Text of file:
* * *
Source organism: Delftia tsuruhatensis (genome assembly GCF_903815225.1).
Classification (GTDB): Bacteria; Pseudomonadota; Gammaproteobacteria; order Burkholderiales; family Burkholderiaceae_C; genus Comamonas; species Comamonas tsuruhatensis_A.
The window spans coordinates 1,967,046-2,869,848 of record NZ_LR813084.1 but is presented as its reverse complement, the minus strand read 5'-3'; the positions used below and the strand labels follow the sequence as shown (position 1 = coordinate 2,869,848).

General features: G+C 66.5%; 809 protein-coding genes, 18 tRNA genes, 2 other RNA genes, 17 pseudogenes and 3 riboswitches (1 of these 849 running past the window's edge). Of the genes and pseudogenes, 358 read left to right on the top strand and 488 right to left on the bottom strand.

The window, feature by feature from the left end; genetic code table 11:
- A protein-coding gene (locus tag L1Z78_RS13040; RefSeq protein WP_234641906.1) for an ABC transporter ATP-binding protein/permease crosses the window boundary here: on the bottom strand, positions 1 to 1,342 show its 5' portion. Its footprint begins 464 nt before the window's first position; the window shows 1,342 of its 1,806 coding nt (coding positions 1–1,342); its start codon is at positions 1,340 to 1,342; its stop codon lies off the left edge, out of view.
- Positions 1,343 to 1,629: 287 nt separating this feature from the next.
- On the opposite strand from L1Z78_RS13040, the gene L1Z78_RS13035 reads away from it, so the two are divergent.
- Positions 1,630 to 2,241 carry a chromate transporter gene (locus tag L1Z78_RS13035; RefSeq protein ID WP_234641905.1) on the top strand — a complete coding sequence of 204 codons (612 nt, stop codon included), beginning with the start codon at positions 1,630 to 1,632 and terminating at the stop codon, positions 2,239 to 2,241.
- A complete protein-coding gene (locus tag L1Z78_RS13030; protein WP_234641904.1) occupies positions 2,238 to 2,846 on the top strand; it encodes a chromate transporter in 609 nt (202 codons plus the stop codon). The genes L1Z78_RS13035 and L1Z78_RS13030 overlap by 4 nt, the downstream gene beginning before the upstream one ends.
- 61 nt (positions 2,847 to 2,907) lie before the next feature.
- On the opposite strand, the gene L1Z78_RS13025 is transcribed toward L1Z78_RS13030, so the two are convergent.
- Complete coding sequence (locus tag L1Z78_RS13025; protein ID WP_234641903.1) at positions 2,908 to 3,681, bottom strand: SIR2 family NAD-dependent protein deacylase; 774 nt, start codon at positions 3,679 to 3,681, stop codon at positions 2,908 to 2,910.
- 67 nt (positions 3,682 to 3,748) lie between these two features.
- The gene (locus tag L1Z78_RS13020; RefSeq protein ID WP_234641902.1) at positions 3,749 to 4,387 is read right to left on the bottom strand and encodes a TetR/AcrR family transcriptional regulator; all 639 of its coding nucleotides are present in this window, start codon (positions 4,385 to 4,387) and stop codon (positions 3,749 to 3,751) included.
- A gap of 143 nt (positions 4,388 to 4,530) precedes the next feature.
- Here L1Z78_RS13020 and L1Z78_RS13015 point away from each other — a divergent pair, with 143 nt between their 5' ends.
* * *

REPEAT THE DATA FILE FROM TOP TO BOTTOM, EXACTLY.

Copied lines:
Source organism: Delftia tsuruhatensis (genome assembly GCF_903815225.1).
Classification (GTDB): Bacteria; Pseudomonadota; Gammaproteobacteria; order Burkholderiales; family Burkholderiaceae_C; genus Comamonas; species Comamonas tsuruhatensis_A.
The window spans coordinates 1,967,046-2,869,848 of record NZ_LR813084.1 but is presented as its reverse complement, the minus strand read 5'-3'; the positions used below and the strand labels follow the sequence as shown (position 1 = coordinate 2,869,848).

General features: G+C 66.5%; 809 protein-coding genes, 18 tRNA genes, 2 other RNA genes, 17 pseudogenes and 3 riboswitches (1 of these 849 running past the window's edge). Of the genes and pseudogenes, 358 read left to right on the top strand and 488 right to left on the bottom strand.

The window, feature by feature from the left end; genetic code table 11:
- A protein-coding gene (locus tag L1Z78_RS13040; RefSeq protein WP_234641906.1) for an ABC transporter ATP-binding protein/permease crosses the window boundary here: on the bottom strand, positions 1 to 1,342 show its 5' portion. Its footprint begins 464 nt before the window's first position; the window shows 1,342 of its 1,806 coding nt (coding positions 1–1,342); its start codon is at positions 1,340 to 1,342; its stop codon lies off the left edge, out of view.
- Positions 1,343 to 1,629: 287 nt separating this feature from the next.
- On the opposite strand from L1Z78_RS13040, the gene L1Z78_RS13035 reads away from it, so the two are divergent.
- Positions 1,630 to 2,241 carry a chromate transporter gene (locus tag L1Z78_RS13035; RefSeq protein ID WP_234641905.1) on the top strand — a complete coding sequence of 204 codons (612 nt, stop codon included), beginning with the start codon at positions 1,630 to 1,632 and terminating at the stop codon, positions 2,239 to 2,241.
- A complete protein-coding gene (locus tag L1Z78_RS13030; protein WP_234641904.1) occupies positions 2,238 to 2,846 on the top strand; it encodes a chromate transporter in 609 nt (202 codons plus the stop codon). The genes L1Z78_RS13035 and L1Z78_RS13030 overlap by 4 nt, the downstream gene beginning before the upstream one ends.
- 61 nt (positions 2,847 to 2,907) lie before the next feature.
- On the opposite strand, the gene L1Z78_RS13025 is transcribed toward L1Z78_RS13030, so the two are convergent.
- Complete coding sequence (locus tag L1Z78_RS13025; protein ID WP_234641903.1) at positions 2,908 to 3,681, bottom strand: SIR2 family NAD-dependent protein deacylase; 774 nt, start codon at positions 3,679 to 3,681, stop codon at positions 2,908 to 2,910.
- 67 nt (positions 3,682 to 3,748) lie between these two features.
- The gene (locus tag L1Z78_RS13020; RefSeq protein ID WP_234641902.1) at positions 3,749 to 4,387 is read right to left on the bottom strand and encodes a TetR/AcrR family transcriptional regulator; all 639 of its coding nucleotides are present in this window, start codon (positions 4,385 to 4,387) and stop codon (positions 3,749 to 3,751) included.
- A gap of 143 nt (positions 4,388 to 4,530) precedes the next feature.
- Here L1Z78_RS13020 and L1Z78_RS13015 point away from each other — a divergent pair, with 143 nt between their 5' ends.